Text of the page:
Q: How does the CITE Program compare to these earlier models of teacher training?

The CITE program is really different, in a lot of ways. First of all, it is a year-long experience. They are sharing a classroom with another intern, but they are the teachers, they are the load-bearing teachers, and they begin to truly understand all the roles and the responsibilities that teachers have to fill. They have to begin first to understand the curriculum, to figure out how to help children understand where we're going; they do all of the planning, they do all of the parent communication, and parent involvement. They do the assessment and evaluation. They have a very, very strong support system. Another major difference is that they are truly a team. We are really looking at teaching as much more of a collaborative process that we plan together, we problem-solve together, we make decisions. Consequently, with all those good ideas coming into play, a lot more effective things happen too because we're doing a lot of trouble shooting ahead of time and giving each other feedback. One of the main differences, I think, in this program, is that I was taught how to teach, which would seem to make sense, we're teachers. But in this program we're talking more about learning, instead of worrying all the time, "what will I say, what will I do, what will I teach," -- it's a big difference. We're talking about what learning will happen, not only the children in our classrooms, but our learning, how will we learn together as well. That's a pretty significant difference.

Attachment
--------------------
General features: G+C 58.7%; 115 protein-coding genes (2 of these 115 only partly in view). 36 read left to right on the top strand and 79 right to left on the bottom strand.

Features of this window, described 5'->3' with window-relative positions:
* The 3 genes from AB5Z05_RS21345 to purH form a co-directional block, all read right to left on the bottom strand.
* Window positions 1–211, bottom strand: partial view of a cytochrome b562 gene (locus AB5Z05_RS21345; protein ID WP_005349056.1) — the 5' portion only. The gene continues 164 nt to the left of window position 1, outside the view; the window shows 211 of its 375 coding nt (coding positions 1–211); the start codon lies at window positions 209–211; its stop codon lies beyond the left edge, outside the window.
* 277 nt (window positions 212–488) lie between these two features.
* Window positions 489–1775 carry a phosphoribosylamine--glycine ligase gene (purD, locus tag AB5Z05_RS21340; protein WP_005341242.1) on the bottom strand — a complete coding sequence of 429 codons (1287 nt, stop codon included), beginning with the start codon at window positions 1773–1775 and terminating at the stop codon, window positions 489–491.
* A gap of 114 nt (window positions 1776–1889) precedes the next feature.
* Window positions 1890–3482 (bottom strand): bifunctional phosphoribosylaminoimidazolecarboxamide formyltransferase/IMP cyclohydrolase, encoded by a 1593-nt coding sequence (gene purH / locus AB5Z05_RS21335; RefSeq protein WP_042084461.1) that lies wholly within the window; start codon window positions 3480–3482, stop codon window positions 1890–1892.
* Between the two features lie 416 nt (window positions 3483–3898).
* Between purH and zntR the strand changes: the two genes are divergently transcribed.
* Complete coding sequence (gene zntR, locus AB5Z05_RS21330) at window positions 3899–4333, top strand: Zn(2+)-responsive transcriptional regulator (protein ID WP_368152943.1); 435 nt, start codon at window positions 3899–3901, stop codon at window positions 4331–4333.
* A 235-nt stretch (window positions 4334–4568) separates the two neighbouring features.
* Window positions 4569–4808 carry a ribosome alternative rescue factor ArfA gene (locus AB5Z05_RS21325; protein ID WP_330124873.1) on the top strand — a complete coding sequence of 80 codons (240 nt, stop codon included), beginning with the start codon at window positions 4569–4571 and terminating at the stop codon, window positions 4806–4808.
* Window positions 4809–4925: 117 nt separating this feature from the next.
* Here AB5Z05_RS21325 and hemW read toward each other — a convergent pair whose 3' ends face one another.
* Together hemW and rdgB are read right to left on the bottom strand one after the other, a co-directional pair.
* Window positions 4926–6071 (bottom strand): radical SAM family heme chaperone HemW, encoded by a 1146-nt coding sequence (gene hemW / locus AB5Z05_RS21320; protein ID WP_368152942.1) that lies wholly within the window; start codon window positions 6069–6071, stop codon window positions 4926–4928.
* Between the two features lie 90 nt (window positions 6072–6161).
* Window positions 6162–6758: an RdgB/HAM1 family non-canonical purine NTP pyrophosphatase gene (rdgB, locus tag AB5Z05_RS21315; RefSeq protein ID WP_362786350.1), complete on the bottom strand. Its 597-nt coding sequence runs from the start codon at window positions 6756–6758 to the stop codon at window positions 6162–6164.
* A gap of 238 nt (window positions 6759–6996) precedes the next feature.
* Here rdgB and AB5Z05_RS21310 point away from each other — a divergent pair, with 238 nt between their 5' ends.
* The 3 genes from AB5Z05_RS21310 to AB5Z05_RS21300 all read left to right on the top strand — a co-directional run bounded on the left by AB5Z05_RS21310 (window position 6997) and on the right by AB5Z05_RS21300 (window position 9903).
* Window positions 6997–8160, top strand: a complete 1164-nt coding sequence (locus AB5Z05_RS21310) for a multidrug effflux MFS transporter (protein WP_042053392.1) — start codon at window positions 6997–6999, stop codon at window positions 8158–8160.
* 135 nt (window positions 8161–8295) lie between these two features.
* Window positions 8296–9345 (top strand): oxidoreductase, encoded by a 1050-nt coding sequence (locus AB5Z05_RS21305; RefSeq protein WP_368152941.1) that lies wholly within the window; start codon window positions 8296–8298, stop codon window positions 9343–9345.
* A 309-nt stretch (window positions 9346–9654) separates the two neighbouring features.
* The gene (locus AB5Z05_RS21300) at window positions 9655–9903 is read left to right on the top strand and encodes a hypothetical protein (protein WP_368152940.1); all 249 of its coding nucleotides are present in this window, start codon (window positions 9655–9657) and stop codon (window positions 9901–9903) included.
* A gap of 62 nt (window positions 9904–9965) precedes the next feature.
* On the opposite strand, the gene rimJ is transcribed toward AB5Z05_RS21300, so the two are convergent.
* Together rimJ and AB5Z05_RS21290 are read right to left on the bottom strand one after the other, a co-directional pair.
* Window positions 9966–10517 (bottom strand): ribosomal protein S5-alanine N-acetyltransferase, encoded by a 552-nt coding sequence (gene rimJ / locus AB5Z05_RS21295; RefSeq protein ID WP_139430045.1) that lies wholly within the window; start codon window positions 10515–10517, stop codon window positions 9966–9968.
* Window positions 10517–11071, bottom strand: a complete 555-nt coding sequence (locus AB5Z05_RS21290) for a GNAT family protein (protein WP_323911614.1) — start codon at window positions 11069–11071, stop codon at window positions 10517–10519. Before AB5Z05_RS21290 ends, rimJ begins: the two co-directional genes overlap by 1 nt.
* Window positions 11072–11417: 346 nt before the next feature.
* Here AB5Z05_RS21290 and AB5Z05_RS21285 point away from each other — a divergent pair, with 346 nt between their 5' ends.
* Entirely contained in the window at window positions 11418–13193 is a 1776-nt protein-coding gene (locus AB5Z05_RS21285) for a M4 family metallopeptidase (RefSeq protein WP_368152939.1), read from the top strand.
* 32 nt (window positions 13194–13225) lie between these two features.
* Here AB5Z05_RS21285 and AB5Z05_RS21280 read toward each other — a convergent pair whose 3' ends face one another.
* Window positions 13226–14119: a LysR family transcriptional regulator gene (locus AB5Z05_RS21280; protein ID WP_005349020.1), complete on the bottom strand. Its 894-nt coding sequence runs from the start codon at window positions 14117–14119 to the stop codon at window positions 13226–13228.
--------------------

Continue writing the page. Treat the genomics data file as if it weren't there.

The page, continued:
Q: What is your role as a mentor teacher?

I facilitate their learning. I really, so strongly believe that any kind of learning is not about telling. So yes, while there is some basic information I have to impart, I really believe it's my role to facilitate a process for them of putting the pieces together, of figuring out how this works. But I do take a really big role in helping them understand curriculum, children, instructional materials, instructional strategies, how to come full-circle and use assessment and evaluation as an integral part of going back to the curriculum to the instruction, to the materials... It's a very developmental process, and my role is to facilitate that.

Q: What do you do before school starts in the fall to make sure everything goes smoothly for the interns?